Life Travel

Feds expand NEXUS lines at busiest airports

By Hal Roberts, National Bureau

Stockwell Day, then-minister of public safety, demonstrates how to use a Nexus kiosk during the launch of the program at Edmonton International Airport in 2007. (QMI Agency file photo)

Stockwell Day, then-minister of public safety, demonstrates how to use a Nexus kiosk during the launch of the program at Edmonton International Airport in 2007. (QMI Agency file photo)

OTTAWA — Just in time for Christmas the federal government is opening more security screening lines for "low-risk travellers" at airports.

Transport Minister Lisa Raitt told reporters at Pearson airport in Toronto on Wednesday that NEXUS members and "trusted travellers" who have already gone through extensive background checks will be able to use the additional dedicated lines.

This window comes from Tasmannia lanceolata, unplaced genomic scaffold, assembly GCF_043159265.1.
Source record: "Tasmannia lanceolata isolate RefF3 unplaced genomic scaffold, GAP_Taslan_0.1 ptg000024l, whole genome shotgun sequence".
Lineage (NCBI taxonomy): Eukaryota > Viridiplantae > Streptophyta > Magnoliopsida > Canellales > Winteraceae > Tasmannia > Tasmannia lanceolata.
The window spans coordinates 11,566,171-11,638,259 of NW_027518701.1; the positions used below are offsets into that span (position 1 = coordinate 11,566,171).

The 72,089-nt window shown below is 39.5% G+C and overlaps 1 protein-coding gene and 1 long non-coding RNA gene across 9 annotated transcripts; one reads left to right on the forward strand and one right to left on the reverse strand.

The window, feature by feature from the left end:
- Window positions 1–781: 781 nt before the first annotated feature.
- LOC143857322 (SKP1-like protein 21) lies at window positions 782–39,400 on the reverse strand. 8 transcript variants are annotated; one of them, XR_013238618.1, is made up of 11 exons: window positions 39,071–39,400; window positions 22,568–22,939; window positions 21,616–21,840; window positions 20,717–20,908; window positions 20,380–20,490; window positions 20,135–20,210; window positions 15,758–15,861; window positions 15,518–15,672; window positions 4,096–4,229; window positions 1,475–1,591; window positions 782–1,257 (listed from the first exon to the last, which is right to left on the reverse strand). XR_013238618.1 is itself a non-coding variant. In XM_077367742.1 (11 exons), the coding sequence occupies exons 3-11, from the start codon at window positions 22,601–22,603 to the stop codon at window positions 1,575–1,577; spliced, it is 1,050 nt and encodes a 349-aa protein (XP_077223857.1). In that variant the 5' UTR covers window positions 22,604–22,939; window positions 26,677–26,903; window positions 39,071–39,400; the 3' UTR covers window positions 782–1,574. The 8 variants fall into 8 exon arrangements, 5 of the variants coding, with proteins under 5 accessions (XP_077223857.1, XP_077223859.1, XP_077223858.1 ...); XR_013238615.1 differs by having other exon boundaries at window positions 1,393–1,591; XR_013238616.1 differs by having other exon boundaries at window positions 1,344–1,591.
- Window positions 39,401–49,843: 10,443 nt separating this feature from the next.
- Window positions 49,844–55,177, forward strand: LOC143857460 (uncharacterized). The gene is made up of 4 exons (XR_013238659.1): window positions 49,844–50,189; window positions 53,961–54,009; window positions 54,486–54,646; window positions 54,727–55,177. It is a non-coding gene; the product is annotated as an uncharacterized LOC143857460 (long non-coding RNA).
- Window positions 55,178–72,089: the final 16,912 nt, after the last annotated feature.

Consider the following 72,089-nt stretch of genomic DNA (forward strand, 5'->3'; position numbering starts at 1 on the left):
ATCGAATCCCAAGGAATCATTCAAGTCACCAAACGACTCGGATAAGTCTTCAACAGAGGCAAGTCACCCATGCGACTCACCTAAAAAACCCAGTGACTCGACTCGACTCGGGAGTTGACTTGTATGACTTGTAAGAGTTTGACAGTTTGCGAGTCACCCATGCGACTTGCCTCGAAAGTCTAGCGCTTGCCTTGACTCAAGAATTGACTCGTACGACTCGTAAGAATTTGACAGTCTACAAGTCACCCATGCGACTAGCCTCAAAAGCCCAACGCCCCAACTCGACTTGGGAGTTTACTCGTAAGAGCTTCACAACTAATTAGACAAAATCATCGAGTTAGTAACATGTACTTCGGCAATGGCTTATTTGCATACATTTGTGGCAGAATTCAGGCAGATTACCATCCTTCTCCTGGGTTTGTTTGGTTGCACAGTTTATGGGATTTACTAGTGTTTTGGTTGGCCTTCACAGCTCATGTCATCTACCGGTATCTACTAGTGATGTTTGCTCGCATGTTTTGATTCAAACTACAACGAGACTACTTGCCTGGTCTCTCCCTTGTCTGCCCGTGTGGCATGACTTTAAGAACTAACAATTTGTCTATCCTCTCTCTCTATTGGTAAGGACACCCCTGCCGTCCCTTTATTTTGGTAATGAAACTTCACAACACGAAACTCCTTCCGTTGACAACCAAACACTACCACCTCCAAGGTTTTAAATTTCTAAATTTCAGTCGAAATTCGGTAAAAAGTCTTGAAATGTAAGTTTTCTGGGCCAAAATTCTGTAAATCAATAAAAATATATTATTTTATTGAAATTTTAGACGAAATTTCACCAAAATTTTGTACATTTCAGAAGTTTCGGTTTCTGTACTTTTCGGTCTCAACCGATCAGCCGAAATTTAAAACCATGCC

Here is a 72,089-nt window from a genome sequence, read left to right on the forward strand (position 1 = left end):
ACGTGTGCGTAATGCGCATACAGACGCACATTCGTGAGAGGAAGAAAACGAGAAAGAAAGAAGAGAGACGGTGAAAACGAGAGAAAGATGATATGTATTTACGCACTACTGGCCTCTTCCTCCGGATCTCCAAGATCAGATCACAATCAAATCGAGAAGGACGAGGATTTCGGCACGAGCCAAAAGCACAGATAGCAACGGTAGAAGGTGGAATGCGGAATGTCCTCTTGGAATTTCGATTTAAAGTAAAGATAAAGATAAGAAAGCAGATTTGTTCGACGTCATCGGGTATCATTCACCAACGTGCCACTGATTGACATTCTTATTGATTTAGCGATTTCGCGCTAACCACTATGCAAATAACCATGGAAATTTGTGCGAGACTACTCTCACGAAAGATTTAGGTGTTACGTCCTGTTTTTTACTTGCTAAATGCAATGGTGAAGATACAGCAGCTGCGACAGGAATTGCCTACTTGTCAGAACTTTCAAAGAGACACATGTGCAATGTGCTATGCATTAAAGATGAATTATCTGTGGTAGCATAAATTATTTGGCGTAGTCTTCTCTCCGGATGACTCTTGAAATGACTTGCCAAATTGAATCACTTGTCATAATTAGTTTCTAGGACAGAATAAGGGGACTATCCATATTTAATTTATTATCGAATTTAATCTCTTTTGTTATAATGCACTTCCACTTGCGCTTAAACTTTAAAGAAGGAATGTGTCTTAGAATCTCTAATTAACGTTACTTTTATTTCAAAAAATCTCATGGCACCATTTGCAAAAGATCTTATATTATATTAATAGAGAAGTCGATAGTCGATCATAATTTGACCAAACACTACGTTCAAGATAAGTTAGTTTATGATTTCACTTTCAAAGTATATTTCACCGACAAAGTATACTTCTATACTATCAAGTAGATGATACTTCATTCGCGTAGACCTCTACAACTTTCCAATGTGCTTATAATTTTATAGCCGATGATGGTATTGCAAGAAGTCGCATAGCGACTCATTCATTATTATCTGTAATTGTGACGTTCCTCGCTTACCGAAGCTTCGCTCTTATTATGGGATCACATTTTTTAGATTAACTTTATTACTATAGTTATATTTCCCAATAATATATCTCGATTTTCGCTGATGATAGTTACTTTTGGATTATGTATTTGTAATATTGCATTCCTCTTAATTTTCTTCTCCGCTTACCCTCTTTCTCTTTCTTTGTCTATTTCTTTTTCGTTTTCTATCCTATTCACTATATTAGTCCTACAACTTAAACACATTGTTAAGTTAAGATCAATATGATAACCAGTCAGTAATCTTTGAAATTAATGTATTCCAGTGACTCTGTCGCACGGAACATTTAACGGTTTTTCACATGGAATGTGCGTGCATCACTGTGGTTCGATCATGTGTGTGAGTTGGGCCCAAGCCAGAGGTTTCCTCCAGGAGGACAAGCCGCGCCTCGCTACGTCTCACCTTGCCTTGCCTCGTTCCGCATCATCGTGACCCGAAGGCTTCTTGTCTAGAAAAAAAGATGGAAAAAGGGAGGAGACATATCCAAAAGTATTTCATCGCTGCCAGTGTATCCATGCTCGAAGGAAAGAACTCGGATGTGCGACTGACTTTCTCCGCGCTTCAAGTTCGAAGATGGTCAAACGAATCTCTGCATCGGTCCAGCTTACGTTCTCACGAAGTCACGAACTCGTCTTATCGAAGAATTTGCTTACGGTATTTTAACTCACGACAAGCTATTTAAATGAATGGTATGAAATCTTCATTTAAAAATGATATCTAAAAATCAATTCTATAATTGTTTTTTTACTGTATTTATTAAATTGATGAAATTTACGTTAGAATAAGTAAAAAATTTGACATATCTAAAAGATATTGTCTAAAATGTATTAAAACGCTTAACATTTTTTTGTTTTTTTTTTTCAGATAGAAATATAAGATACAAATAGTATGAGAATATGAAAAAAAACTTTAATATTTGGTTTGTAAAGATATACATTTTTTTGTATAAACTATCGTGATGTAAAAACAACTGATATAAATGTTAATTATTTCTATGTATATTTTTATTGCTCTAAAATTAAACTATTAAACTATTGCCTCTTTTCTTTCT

Canadian military personnel, pilots and those who have gone through extensive background checks are among those identified as "trusted travellers." NEXUS is a program for pre-approved travellers.

To speed things up at security, those in the NEXUS lines will no longer have to remove their hats, shoes, coats or belts. They can also keep their liquids in their bags.

"Average Canadians don't have to be put through such a frustrating experience," said Raitt. "This will still allow for good security at airports but in a more efficient way."

The new "dedicated lines" will be at four major airports: Toronto, Montreal, Vancouver and Calgary.


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